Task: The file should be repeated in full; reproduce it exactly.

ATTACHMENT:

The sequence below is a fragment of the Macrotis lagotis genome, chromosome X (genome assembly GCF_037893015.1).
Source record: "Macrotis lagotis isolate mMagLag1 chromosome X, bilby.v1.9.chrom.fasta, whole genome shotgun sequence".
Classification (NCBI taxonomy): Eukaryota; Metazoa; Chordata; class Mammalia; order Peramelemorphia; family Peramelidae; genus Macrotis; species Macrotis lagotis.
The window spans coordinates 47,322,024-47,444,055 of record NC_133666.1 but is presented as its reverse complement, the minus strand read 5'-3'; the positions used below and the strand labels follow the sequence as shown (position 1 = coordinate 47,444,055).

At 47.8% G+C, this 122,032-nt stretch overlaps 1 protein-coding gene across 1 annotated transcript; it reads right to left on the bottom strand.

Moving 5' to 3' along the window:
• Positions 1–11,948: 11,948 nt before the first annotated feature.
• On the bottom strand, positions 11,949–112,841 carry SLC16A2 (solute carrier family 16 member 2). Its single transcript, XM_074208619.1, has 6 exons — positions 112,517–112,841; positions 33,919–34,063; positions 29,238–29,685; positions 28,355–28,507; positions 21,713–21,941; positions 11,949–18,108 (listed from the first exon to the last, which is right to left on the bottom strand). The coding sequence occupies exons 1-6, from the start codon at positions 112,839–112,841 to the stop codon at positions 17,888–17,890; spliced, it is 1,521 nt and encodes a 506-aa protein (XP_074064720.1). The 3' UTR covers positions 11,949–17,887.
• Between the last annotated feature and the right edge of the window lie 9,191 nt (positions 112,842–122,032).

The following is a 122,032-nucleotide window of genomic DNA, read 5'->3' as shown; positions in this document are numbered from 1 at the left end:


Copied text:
The sequence below is a fragment of the Macrotis lagotis genome, chromosome X (genome assembly GCF_037893015.1).
Source record: "Macrotis lagotis isolate mMagLag1 chromosome X, bilby.v1.9.chrom.fasta, whole genome shotgun sequence".
Classification (NCBI taxonomy): Eukaryota; Metazoa; Chordata; class Mammalia; order Peramelemorphia; family Peramelidae; genus Macrotis; species Macrotis lagotis.
The window spans coordinates 47,322,024-47,444,055 of record NC_133666.1 but is presented as its reverse complement, the minus strand read 5'-3'; the positions used below and the strand labels follow the sequence as shown (position 1 = coordinate 47,444,055).

At 47.8% G+C, this 122,032-nt stretch overlaps 1 protein-coding gene across 1 annotated transcript; it reads right to left on the bottom strand.

Moving 5' to 3' along the window:
• Positions 1–11,948: 11,948 nt before the first annotated feature.
• On the bottom strand, positions 11,949–112,841 carry SLC16A2 (solute carrier family 16 member 2). Its single transcript, XM_074208619.1, has 6 exons — positions 112,517–112,841; positions 33,919–34,063; positions 29,238–29,685; positions 28,355–28,507; positions 21,713–21,941; positions 11,949–18,108 (listed from the first exon to the last, which is right to left on the bottom strand). The coding sequence occupies exons 1-6, from the start codon at positions 112,839–112,841 to the stop codon at positions 17,888–17,890; spliced, it is 1,521 nt and encodes a 506-aa protein (XP_074064720.1). The 3' UTR covers positions 11,949–17,887.
• Between the last annotated feature and the right edge of the window lie 9,191 nt (positions 112,842–122,032).

The following is a 122,032-nucleotide window of genomic DNA, read 5'->3' as shown; positions in this document are numbered from 1 at the left end: